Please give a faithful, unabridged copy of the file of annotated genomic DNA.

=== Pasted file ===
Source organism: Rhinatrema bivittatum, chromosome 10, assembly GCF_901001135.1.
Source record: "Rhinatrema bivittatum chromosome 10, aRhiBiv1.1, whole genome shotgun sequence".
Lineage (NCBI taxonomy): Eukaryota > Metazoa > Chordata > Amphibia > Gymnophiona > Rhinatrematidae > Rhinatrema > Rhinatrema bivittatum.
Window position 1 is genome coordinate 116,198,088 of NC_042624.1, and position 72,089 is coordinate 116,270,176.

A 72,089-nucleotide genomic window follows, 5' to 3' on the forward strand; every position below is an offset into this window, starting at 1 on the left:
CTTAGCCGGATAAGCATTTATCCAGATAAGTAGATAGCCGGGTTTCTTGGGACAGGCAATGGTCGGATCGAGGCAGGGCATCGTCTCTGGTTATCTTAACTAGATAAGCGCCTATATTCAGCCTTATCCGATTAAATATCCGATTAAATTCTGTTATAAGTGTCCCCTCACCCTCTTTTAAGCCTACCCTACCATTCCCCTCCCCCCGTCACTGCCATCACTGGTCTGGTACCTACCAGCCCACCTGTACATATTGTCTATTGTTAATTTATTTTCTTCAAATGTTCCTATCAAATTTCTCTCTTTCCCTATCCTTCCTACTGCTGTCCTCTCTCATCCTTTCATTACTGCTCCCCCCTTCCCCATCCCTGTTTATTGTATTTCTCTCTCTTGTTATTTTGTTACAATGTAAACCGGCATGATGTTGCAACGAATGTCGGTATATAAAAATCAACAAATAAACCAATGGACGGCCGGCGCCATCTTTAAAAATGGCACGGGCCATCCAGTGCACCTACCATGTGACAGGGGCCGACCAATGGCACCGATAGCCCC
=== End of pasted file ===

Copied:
Source organism: Rhinatrema bivittatum, chromosome 10, assembly GCF_901001135.1.
Source record: "Rhinatrema bivittatum chromosome 10, aRhiBiv1.1, whole genome shotgun sequence".
Lineage (NCBI taxonomy): Eukaryota > Metazoa > Chordata > Amphibia > Gymnophiona > Rhinatrematidae > Rhinatrema > Rhinatrema bivittatum.
Window position 1 is genome coordinate 116,198,088 of NC_042624.1, and position 72,089 is coordinate 116,270,176.

A 72,089-nucleotide genomic window follows, 5' to 3' on the forward strand; every position below is an offset into this window, starting at 1 on the left:
CTTAGCCGGATAAGCATTTATCCAGATAAGTAGATAGCCGGGTTTCTTGGGACAGGCAATGGTCGGATCGAGGCAGGGCATCGTCTCTGGTTATCTTAACTAGATAAGCGCCTATATTCAGCCTTATCCGATTAAATATCCGATTAAATTCTGTTATAAGTGTCCCCTCACCCTCTTTTAAGCCTACCCTACCATTCCCCTCCCCCCGTCACTGCCATCACTGGTCTGGTACCTACCAGCCCACCTGTACATATTGTCTATTGTTAATTTATTTTCTTCAAATGTTCCTATCAAATTTCTCTCTTTCCCTATCCTTCCTACTGCTGTCCTCTCTCATCCTTTCATTACTGCTCCCCCCTTCCCCATCCCTGTTTATTGTATTTCTCTCTCTTGTTATTTTGTTACAATGTAAACCGGCATGATGTTGCAACGAATGTCGGTATATAAAAATCAACAAATAAACCAATGGACGGCCGGCGCCATCTTTAAAAATGGCACGGGCCATCCAGTGCACCTACCATGTGACAGGGGCCGACCAATGGCACCGATAGCCCC